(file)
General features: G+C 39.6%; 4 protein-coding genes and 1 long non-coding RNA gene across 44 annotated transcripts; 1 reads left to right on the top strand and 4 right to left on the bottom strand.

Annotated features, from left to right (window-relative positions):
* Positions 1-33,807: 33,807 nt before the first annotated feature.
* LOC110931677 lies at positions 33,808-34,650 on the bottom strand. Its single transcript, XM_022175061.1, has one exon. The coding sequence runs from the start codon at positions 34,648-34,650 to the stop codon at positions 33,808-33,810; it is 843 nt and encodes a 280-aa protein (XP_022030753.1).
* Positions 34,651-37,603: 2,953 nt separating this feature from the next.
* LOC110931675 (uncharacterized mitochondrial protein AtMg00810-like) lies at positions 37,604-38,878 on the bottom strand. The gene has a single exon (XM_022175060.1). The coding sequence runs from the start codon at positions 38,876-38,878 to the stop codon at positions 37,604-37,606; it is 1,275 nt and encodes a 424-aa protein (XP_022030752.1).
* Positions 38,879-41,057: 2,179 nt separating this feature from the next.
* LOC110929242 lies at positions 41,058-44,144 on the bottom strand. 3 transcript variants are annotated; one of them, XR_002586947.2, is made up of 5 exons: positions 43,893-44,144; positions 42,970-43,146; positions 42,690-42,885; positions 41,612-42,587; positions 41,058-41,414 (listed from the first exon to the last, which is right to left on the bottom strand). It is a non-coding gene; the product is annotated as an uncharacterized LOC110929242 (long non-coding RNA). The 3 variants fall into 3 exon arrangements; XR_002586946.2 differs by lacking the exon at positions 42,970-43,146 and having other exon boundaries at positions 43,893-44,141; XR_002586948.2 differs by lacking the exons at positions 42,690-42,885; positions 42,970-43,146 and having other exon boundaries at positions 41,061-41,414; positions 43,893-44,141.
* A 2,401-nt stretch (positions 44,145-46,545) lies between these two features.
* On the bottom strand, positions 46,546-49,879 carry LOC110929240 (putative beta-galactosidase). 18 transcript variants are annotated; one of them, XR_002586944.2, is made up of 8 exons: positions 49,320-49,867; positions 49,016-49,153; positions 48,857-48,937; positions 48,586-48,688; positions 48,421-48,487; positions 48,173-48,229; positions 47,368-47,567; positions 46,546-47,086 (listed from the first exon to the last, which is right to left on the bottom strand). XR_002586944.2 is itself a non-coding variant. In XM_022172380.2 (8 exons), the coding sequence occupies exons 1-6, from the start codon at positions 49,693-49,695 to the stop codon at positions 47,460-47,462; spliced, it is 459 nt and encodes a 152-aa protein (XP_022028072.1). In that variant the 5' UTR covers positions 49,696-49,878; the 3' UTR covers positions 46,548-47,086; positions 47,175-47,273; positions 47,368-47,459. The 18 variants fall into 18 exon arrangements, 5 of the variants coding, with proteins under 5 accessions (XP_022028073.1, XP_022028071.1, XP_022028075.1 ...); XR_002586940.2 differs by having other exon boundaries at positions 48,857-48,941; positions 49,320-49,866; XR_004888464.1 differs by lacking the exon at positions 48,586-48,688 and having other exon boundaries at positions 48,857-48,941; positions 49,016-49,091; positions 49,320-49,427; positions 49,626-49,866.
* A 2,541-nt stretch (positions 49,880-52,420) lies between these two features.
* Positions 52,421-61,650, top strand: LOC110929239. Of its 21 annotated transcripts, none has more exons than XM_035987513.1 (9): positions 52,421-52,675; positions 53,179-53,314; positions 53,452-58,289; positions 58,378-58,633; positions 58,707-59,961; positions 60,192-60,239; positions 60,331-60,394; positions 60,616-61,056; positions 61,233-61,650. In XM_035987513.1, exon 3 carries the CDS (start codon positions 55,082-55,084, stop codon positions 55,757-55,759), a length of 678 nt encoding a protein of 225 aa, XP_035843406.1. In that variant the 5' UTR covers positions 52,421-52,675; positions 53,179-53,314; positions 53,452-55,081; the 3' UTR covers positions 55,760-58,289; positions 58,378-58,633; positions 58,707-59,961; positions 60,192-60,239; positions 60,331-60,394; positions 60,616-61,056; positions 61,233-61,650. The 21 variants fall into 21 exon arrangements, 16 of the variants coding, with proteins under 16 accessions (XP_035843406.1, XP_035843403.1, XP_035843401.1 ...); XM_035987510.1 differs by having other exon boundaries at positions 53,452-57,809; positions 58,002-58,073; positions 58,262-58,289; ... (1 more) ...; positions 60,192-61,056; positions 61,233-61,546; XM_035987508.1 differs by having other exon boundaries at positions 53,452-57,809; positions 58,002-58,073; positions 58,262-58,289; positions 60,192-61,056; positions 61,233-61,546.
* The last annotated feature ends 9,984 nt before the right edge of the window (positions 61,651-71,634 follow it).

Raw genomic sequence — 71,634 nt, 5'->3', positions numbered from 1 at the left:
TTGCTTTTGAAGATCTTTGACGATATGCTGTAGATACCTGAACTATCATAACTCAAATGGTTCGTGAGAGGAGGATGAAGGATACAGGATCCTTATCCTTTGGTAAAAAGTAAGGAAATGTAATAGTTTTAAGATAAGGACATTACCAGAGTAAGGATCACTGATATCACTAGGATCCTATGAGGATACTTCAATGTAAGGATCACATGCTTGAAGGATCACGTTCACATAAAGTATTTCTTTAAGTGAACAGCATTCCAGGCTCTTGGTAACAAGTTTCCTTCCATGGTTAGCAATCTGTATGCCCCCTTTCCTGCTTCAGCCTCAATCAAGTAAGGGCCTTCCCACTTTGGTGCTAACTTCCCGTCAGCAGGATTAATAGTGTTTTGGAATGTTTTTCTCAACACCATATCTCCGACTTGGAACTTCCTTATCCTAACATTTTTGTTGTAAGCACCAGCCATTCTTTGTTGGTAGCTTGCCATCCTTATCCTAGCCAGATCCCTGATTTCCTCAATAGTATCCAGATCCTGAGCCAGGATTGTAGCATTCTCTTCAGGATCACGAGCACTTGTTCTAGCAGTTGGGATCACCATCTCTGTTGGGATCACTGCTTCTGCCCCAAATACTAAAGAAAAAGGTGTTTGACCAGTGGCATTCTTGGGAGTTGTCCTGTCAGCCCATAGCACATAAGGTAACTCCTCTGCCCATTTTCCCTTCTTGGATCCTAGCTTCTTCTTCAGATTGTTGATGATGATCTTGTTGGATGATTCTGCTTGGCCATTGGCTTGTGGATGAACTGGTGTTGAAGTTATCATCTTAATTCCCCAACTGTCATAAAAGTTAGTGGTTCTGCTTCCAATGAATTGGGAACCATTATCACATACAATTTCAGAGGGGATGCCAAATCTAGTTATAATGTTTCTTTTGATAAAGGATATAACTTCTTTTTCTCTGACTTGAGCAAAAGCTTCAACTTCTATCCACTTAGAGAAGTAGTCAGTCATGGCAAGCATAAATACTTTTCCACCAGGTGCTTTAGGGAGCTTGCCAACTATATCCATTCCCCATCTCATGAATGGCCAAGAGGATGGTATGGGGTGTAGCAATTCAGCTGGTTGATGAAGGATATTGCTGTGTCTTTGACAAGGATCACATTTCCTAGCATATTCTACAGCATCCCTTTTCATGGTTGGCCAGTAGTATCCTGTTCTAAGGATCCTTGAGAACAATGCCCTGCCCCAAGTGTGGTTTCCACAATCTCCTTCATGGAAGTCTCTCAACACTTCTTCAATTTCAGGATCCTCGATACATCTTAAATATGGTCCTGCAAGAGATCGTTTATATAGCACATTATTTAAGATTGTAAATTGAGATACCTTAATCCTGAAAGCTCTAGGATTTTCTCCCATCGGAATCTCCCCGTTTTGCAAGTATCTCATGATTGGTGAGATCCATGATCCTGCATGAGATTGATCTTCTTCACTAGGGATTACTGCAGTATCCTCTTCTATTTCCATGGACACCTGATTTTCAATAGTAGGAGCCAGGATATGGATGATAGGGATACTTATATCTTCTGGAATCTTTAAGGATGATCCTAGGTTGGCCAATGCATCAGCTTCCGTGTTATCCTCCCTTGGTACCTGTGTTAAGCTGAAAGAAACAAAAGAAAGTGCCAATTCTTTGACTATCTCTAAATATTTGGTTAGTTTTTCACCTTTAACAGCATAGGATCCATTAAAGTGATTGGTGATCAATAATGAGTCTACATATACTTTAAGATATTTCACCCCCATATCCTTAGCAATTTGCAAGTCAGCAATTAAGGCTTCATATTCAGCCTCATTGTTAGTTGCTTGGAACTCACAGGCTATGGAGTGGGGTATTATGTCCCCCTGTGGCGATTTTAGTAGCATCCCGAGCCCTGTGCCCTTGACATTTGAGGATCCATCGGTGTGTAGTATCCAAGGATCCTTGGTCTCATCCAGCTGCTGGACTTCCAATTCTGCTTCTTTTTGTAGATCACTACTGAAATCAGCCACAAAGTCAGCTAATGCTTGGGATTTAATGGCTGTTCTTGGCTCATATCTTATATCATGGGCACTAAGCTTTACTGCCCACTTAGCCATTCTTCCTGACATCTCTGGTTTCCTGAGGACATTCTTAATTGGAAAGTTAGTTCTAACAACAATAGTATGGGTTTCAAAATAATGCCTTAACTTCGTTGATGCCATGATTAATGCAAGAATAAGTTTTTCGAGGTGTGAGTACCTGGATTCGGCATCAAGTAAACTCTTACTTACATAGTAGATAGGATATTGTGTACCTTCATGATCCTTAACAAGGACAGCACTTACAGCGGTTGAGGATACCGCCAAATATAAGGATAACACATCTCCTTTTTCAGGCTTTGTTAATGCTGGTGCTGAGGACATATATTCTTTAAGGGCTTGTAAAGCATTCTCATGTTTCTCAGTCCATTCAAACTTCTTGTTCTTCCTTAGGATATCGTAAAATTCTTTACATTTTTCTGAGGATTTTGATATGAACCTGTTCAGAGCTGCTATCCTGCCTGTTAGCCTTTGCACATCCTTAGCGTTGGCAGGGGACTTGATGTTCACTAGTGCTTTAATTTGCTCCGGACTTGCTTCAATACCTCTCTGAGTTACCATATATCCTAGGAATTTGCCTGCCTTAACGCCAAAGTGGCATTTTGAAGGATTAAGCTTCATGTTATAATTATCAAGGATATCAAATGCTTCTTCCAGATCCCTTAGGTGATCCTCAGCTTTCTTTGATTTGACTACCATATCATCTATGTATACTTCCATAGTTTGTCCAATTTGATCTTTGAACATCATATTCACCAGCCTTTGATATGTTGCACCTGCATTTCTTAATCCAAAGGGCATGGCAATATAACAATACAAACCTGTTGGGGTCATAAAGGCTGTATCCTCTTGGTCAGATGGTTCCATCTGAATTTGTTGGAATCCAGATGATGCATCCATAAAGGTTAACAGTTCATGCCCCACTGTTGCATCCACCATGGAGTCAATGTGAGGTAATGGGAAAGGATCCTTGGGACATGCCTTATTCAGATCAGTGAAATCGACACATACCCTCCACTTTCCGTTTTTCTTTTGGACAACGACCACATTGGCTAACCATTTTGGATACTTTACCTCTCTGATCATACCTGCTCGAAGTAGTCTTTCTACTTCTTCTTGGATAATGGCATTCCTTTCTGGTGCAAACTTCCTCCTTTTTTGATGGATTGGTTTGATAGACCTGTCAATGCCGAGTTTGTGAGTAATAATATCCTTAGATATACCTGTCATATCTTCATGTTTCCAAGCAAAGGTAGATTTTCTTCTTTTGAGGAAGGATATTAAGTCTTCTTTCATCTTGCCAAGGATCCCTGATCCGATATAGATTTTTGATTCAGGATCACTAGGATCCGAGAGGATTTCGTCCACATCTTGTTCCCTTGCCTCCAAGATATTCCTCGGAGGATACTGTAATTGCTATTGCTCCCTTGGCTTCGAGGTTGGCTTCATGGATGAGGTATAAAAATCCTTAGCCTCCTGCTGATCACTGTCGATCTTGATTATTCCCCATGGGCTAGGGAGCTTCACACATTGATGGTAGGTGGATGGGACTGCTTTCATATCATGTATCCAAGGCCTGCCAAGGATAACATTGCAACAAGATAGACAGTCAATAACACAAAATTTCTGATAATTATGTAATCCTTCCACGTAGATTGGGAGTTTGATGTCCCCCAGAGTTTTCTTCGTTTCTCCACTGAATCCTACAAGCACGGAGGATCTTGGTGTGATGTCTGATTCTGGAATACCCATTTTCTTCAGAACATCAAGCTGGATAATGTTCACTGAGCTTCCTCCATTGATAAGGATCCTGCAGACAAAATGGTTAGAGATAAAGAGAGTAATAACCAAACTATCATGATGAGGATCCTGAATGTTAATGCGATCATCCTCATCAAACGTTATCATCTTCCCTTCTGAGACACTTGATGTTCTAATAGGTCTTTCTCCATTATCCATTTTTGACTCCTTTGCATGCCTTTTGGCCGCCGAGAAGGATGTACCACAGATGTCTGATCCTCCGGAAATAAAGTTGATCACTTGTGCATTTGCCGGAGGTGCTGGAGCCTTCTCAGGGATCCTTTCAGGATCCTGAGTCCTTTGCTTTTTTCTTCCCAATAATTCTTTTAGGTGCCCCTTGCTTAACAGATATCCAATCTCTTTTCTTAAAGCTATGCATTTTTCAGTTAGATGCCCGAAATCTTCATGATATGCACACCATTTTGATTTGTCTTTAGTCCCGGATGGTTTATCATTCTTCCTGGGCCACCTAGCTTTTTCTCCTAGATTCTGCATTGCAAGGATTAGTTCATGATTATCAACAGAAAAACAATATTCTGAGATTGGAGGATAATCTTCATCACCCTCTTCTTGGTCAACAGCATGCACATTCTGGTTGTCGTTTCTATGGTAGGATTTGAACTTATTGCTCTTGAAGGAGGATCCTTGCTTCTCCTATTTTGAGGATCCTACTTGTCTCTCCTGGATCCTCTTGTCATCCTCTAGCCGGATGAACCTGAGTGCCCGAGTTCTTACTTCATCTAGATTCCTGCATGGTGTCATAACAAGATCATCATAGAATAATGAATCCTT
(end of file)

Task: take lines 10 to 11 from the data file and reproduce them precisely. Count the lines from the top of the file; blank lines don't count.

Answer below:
* On the bottom strand, positions 46,546-49,879 carry LOC110929240 (putative beta-galactosidase). 18 transcript variants are annotated; one of them, XR_002586944.2, is made up of 8 exons: positions 49,320-49,867; positions 49,016-49,153; positions 48,857-48,937; positions 48,586-48,688; positions 48,421-48,487; positions 48,173-48,229; positions 47,368-47,567; positions 46,546-47,086 (listed from the first exon to the last, which is right to left on the bottom strand). XR_002586944.2 is itself a non-coding variant. In XM_022172380.2 (8 exons), the coding sequence occupies exons 1-6, from the start codon at positions 49,693-49,695 to the stop codon at positions 47,460-47,462; spliced, it is 459 nt and encodes a 152-aa protein (XP_022028072.1). In that variant the 5' UTR covers positions 49,696-49,878; the 3' UTR covers positions 46,548-47,086; positions 47,175-47,273; positions 47,368-47,459. The 18 variants fall into 18 exon arrangements, 5 of the variants coding, with proteins under 5 accessions (XP_022028073.1, XP_022028071.1, XP_022028075.1 ...); XR_002586940.2 differs by having other exon boundaries at positions 48,857-48,941; positions 49,320-49,866; XR_004888464.1 differs by lacking the exon at positions 48,586-48,688 and having other exon boundaries at positions 48,857-48,941; positions 49,016-49,091; positions 49,320-49,427; positions 49,626-49,866.
* A 2,541-nt stretch (positions 49,880-52,420) lies between these two features.